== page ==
As the war has gone worse, the decision has magically become more bipartisan. Certainly the Democrats were very very stupid to vote for the authorization, but it was the President who made the case for war based on claims of Al Qaeda - Iraq - WMD and it is he who made the final decision to move from authorization to walking away from the UN to war.
OK. Now hold on for just a second. The Bush Administration went to war in Iraq, based on that authorization. We don't get to magnanimously get to absolve Democrats who voted to authorize the use of military force from responsibility because they weren't the one's that gave the actual go order. The whole point of getting Congressional authorization is to share responsibility for it. And democrats seemedpretty sureabout it at the time.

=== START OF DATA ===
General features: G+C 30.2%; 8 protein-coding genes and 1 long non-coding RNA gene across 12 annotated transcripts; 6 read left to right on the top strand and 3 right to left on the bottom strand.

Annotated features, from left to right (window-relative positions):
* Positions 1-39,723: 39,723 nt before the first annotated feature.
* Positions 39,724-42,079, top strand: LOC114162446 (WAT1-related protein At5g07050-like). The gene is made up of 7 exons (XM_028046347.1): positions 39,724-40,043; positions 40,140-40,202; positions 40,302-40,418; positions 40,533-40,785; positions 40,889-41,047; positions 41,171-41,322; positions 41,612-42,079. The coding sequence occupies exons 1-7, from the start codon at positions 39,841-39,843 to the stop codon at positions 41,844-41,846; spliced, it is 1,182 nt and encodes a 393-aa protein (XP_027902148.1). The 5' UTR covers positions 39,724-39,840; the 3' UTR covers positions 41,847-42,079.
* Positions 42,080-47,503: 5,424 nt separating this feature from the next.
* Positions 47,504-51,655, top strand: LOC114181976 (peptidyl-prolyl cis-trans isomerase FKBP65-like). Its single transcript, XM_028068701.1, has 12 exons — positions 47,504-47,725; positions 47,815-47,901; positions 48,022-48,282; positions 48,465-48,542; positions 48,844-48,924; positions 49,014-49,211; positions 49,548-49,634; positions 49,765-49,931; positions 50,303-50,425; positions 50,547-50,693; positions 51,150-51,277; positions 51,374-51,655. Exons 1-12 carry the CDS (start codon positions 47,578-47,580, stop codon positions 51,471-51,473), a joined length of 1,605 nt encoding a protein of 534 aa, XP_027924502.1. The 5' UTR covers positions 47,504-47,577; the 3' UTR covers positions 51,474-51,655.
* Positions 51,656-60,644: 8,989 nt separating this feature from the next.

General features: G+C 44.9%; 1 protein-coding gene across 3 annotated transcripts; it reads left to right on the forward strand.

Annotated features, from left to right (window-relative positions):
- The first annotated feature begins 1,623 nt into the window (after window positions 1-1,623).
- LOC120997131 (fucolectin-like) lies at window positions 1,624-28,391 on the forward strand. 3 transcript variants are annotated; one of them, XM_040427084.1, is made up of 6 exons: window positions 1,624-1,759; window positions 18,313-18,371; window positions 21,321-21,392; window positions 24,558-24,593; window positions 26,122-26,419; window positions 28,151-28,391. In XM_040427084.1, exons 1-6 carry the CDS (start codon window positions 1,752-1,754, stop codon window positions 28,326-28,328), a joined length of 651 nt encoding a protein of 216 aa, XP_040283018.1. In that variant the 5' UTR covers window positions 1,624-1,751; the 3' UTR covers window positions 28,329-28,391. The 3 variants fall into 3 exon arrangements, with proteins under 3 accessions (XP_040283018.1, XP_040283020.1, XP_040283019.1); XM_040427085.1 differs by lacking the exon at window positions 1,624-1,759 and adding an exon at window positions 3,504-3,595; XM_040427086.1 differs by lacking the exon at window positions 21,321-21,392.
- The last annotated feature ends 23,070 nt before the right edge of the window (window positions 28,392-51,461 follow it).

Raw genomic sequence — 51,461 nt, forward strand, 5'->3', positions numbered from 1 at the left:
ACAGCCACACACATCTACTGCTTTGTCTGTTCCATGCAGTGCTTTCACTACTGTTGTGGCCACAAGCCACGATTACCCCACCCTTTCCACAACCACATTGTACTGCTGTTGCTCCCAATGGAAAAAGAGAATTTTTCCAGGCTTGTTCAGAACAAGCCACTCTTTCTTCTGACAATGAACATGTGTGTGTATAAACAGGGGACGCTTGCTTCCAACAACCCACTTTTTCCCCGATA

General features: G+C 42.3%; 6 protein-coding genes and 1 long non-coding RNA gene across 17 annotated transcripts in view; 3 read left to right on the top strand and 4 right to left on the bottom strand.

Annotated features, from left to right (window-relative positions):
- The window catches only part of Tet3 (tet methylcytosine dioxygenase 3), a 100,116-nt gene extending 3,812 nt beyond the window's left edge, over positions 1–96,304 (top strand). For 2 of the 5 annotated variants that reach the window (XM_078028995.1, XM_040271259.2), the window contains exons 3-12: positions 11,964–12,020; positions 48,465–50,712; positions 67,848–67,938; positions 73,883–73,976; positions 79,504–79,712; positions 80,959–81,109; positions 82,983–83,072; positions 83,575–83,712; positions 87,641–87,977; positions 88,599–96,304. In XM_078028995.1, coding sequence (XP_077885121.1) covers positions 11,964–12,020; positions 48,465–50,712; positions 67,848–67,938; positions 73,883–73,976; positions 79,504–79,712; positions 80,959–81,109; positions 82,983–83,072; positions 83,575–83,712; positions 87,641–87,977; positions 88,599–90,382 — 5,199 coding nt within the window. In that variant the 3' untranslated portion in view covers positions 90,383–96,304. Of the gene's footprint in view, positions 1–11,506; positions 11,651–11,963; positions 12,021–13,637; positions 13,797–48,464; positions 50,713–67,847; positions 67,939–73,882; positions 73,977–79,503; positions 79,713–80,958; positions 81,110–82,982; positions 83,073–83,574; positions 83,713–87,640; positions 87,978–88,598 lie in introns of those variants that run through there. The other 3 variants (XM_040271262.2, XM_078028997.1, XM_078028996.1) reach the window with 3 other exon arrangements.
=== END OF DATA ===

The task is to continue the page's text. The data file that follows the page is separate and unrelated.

I mean, nice try, and all, but those who voted for the war have to share in the responsibility for it. That's the system of government we have, so you can't just elide past it.
Anyway, on to the answers.
There will be a bloody fight within Iraq for control of that nation. Whether that will be bloodier than the current civil war, I can't say. But it will be a bloody confrontation without the added carnage of American troops. On the domestic front, it will be better to have our troops not playing - essentially - pattycake with Iraqi forces who would just as soon betray them. Instead we would be back on track hunting down Al Qaeda and their affiliates instead of nation building. The postwar plans, if you can call them that, thought we would prop up a guy like Chalabi and Iraq would have some kind of democracy (everybody remember Bush's second inaugural speech?). That isn't going to happen. They want Sharia law. They don't want a secular, progressive republic. They'll pick what they want.